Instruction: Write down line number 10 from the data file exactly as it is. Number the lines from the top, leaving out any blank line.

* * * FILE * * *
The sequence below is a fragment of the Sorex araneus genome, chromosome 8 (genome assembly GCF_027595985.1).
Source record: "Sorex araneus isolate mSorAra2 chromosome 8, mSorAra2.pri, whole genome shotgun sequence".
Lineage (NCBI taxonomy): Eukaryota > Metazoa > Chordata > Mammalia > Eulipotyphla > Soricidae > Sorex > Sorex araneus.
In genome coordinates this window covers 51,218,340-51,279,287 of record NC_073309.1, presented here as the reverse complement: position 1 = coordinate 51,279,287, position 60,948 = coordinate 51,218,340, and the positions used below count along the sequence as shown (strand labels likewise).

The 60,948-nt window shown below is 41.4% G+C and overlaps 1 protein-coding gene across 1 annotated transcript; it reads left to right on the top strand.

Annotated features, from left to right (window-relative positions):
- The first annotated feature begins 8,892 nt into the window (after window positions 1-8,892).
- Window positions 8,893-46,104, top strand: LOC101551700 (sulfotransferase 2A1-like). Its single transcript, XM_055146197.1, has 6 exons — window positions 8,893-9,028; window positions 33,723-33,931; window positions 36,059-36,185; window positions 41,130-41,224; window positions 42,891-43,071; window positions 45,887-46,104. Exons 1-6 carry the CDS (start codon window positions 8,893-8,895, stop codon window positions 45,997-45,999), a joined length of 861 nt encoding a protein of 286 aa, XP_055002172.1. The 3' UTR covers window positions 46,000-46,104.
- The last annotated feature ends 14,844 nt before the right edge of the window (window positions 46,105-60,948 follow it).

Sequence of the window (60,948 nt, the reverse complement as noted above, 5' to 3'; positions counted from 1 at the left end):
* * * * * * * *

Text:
Sequence of the window (60,948 nt, the reverse complement as noted above, 5' to 3'; positions counted from 1 at the left end):